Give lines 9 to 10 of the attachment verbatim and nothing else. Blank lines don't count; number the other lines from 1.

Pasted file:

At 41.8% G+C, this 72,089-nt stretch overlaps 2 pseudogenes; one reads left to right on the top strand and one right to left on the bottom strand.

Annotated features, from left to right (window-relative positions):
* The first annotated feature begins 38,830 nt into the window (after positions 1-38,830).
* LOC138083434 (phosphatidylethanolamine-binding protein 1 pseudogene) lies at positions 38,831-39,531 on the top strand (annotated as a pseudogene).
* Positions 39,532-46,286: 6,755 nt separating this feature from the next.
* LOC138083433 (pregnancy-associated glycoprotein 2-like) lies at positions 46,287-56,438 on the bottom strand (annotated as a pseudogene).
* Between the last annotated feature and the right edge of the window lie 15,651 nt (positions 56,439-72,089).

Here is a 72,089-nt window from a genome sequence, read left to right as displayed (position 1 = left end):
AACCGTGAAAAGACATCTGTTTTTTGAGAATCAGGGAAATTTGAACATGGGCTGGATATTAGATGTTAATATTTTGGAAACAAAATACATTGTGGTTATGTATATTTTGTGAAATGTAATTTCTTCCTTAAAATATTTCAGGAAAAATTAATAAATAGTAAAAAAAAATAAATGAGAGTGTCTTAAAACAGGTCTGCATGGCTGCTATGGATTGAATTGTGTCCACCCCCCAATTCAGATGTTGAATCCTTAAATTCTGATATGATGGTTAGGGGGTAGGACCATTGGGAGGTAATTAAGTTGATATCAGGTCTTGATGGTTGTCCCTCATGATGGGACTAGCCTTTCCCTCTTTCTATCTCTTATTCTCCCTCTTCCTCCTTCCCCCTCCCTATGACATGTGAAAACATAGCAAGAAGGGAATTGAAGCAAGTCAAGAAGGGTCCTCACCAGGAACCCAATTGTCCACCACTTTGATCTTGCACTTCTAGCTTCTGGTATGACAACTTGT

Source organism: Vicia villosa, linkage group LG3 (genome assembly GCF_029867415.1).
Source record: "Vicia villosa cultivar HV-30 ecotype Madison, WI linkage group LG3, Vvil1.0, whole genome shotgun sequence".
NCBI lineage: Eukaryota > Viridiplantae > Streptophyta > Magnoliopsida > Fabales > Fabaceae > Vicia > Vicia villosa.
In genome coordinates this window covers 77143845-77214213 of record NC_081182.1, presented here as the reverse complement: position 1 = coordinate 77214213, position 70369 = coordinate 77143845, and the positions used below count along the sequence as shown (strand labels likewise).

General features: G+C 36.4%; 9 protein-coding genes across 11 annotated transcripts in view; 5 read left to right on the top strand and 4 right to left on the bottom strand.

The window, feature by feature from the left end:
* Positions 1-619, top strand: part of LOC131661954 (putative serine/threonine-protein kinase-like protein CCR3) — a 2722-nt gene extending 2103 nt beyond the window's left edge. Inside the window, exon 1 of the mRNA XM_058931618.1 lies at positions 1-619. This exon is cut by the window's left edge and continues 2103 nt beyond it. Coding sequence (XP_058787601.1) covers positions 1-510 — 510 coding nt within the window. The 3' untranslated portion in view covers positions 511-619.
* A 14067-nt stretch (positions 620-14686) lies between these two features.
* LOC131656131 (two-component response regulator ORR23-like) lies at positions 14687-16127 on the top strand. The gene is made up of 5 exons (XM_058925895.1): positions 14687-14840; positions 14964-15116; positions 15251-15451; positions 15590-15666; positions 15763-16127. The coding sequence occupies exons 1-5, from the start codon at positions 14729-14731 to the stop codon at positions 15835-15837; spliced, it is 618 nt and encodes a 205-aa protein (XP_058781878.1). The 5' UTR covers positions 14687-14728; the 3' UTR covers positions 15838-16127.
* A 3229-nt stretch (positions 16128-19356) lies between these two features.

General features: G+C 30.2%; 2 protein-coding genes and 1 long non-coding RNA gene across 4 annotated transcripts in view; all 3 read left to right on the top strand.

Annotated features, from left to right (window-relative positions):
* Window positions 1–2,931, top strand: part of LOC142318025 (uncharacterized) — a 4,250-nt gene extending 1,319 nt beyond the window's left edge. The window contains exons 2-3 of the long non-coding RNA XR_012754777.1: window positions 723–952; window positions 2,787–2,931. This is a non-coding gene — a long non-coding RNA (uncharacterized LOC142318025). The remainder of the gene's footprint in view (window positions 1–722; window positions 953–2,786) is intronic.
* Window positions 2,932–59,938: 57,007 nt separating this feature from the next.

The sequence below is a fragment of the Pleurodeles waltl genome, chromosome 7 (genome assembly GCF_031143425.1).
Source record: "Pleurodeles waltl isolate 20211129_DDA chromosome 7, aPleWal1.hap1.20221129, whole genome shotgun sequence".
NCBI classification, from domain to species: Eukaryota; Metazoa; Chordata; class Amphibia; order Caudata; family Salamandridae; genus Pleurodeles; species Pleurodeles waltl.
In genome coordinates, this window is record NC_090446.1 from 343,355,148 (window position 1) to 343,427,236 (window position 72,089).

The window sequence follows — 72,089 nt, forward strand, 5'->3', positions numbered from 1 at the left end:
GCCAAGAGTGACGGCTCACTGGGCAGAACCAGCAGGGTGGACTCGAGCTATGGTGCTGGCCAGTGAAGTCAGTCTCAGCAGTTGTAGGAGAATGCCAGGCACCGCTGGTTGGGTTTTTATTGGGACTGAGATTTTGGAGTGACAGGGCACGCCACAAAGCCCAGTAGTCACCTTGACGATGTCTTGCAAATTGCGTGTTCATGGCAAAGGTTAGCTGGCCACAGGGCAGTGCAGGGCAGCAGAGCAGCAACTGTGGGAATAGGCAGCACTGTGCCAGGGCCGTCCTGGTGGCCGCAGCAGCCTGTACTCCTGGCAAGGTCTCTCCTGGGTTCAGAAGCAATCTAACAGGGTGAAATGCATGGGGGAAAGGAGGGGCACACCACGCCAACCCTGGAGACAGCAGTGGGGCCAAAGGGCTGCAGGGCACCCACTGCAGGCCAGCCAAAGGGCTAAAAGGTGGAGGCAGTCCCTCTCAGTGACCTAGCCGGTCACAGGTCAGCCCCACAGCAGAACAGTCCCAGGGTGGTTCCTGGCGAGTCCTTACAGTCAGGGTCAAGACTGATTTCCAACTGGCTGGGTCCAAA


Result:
AACCGTGAAAAGACATCTGTTTTTTGAGAATCAGGGAAATTTGAACATGGGCTGGATATTAGATGTTAATATTTTGGAAACAAAATACATTGTGGTTATGTATATTTTGTGAAATGTAATTTCTTCCTTAAAATATTTCAGGAAAAATTAATAAATAGTAAAAAAAAATAAATGAGAGTGTCTTAAAACAGGTCTGCATGGCTGCTATGGATTGAATTGTGTCCACCCCCCAATTCAGATGTTGAATCCTTAAATTCTGATATGATGGTTAGGGGGTAGGACCATTGGGAGGTAATTAAGTTGATATCAGGTCTTGATGGTTGTCCCTCATGATGGGACTAGCCTTTCCCTCTTTCTATCTCTTATTCTCCCTCTTCCTCCTTCCCCCTCCCTATGACATGTGAAAACATAGCAAGAAGGGAATTGAAGCAAGTCAAGAAGGGTCCTCACCAGGAACCCAATTGTCCACCACTTTGATCTTGCACTTCTAGCTTCTGGTATGACAACTTGT

Source organism: Vicia villosa, linkage group LG3 (genome assembly GCF_029867415.1).